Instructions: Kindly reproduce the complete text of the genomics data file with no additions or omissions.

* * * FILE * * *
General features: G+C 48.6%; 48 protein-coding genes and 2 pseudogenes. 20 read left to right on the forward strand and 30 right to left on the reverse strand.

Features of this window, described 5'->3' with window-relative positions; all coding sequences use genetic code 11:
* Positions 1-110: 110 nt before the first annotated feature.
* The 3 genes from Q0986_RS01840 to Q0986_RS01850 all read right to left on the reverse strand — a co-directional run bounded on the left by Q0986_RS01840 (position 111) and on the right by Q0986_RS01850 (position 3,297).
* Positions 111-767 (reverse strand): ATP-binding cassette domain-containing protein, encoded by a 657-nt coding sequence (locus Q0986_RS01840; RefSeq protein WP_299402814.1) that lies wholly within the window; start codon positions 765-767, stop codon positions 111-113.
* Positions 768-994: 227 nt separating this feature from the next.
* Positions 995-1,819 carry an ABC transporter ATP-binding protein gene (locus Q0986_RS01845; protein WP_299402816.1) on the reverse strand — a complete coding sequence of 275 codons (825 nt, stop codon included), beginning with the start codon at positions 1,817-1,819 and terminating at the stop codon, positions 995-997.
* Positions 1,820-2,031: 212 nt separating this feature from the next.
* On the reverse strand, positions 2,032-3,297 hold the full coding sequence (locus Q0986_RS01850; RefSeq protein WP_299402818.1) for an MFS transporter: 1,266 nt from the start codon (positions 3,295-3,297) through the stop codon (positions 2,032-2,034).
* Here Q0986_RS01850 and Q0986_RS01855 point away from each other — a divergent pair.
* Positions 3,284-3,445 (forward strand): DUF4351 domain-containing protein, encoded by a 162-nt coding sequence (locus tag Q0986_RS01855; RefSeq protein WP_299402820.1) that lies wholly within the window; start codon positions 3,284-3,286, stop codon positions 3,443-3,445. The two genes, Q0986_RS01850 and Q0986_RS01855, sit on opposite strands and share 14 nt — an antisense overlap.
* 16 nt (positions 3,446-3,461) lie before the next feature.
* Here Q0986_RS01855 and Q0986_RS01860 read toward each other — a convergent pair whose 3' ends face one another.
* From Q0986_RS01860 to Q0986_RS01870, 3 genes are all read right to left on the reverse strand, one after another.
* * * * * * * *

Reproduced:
General features: G+C 48.6%; 48 protein-coding genes and 2 pseudogenes. 20 read left to right on the forward strand and 30 right to left on the reverse strand.

Features of this window, described 5'->3' with window-relative positions; all coding sequences use genetic code 11:
* Positions 1-110: 110 nt before the first annotated feature.
* The 3 genes from Q0986_RS01840 to Q0986_RS01850 all read right to left on the reverse strand — a co-directional run bounded on the left by Q0986_RS01840 (position 111) and on the right by Q0986_RS01850 (position 3,297).
* Positions 111-767 (reverse strand): ATP-binding cassette domain-containing protein, encoded by a 657-nt coding sequence (locus Q0986_RS01840; RefSeq protein WP_299402814.1) that lies wholly within the window; start codon positions 765-767, stop codon positions 111-113.
* Positions 768-994: 227 nt separating this feature from the next.
* Positions 995-1,819 carry an ABC transporter ATP-binding protein gene (locus Q0986_RS01845; protein WP_299402816.1) on the reverse strand — a complete coding sequence of 275 codons (825 nt, stop codon included), beginning with the start codon at positions 1,817-1,819 and terminating at the stop codon, positions 995-997.
* Positions 1,820-2,031: 212 nt separating this feature from the next.
* On the reverse strand, positions 2,032-3,297 hold the full coding sequence (locus Q0986_RS01850; RefSeq protein WP_299402818.1) for an MFS transporter: 1,266 nt from the start codon (positions 3,295-3,297) through the stop codon (positions 2,032-2,034).
* Here Q0986_RS01850 and Q0986_RS01855 point away from each other — a divergent pair.
* Positions 3,284-3,445 (forward strand): DUF4351 domain-containing protein, encoded by a 162-nt coding sequence (locus tag Q0986_RS01855; RefSeq protein WP_299402820.1) that lies wholly within the window; start codon positions 3,284-3,286, stop codon positions 3,443-3,445. The two genes, Q0986_RS01850 and Q0986_RS01855, sit on opposite strands and share 14 nt — an antisense overlap.
* 16 nt (positions 3,446-3,461) lie before the next feature.
* Here Q0986_RS01855 and Q0986_RS01860 read toward each other — a convergent pair whose 3' ends face one another.
* From Q0986_RS01860 to Q0986_RS01870, 3 genes are all read right to left on the reverse strand, one after another.